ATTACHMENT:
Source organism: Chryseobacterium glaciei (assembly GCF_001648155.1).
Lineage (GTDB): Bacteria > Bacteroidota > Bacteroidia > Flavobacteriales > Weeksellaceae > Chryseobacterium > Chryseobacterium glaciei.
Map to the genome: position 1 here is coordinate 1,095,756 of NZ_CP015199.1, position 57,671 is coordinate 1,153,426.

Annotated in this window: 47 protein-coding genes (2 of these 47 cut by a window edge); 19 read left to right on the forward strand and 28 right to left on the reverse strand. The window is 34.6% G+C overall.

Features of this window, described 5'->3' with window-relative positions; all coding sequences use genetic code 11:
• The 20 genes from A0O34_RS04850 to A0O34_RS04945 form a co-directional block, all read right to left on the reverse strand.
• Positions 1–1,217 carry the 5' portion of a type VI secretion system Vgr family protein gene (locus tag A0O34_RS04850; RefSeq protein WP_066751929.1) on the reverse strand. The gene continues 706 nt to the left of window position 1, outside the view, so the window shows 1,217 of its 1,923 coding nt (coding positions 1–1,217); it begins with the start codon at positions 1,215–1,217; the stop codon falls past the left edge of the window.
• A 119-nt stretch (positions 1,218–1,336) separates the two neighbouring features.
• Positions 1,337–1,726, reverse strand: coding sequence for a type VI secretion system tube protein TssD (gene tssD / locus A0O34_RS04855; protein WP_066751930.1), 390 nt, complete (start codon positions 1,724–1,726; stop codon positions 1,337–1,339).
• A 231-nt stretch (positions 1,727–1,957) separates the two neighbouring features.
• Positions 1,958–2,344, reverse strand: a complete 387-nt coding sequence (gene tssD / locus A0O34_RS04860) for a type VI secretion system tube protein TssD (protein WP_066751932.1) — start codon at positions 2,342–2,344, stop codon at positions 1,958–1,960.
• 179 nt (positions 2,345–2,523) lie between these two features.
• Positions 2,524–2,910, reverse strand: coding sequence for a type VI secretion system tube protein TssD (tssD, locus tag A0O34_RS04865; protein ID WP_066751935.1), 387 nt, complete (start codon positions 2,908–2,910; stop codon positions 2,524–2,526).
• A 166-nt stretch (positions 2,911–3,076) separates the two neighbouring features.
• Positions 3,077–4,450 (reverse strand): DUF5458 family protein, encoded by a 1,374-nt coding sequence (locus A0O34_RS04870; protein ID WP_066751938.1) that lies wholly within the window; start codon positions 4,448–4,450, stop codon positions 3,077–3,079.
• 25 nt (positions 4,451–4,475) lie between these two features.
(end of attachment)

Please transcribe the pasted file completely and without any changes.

Source organism: Chryseobacterium glaciei (assembly GCF_001648155.1).
Lineage (GTDB): Bacteria > Bacteroidota > Bacteroidia > Flavobacteriales > Weeksellaceae > Chryseobacterium > Chryseobacterium glaciei.
Map to the genome: position 1 here is coordinate 1,095,756 of NZ_CP015199.1, position 57,671 is coordinate 1,153,426.

Annotated in this window: 47 protein-coding genes (2 of these 47 cut by a window edge); 19 read left to right on the forward strand and 28 right to left on the reverse strand. The window is 34.6% G+C overall.

Features of this window, described 5'->3' with window-relative positions; all coding sequences use genetic code 11:
• The 20 genes from A0O34_RS04850 to A0O34_RS04945 form a co-directional block, all read right to left on the reverse strand.
• Positions 1–1,217 carry the 5' portion of a type VI secretion system Vgr family protein gene (locus tag A0O34_RS04850; RefSeq protein WP_066751929.1) on the reverse strand. The gene continues 706 nt to the left of window position 1, outside the view, so the window shows 1,217 of its 1,923 coding nt (coding positions 1–1,217); it begins with the start codon at positions 1,215–1,217; the stop codon falls past the left edge of the window.
• A 119-nt stretch (positions 1,218–1,336) separates the two neighbouring features.
• Positions 1,337–1,726, reverse strand: coding sequence for a type VI secretion system tube protein TssD (gene tssD / locus A0O34_RS04855; protein WP_066751930.1), 390 nt, complete (start codon positions 1,724–1,726; stop codon positions 1,337–1,339).
• A 231-nt stretch (positions 1,727–1,957) separates the two neighbouring features.
• Positions 1,958–2,344, reverse strand: a complete 387-nt coding sequence (gene tssD / locus A0O34_RS04860) for a type VI secretion system tube protein TssD (protein WP_066751932.1) — start codon at positions 2,342–2,344, stop codon at positions 1,958–1,960.
• 179 nt (positions 2,345–2,523) lie between these two features.
• Positions 2,524–2,910, reverse strand: coding sequence for a type VI secretion system tube protein TssD (tssD, locus tag A0O34_RS04865; protein ID WP_066751935.1), 387 nt, complete (start codon positions 2,908–2,910; stop codon positions 2,524–2,526).
• A 166-nt stretch (positions 2,911–3,076) separates the two neighbouring features.
• Positions 3,077–4,450 (reverse strand): DUF5458 family protein, encoded by a 1,374-nt coding sequence (locus A0O34_RS04870; protein ID WP_066751938.1) that lies wholly within the window; start codon positions 4,448–4,450, stop codon positions 3,077–3,079.
• 25 nt (positions 4,451–4,475) lie between these two features.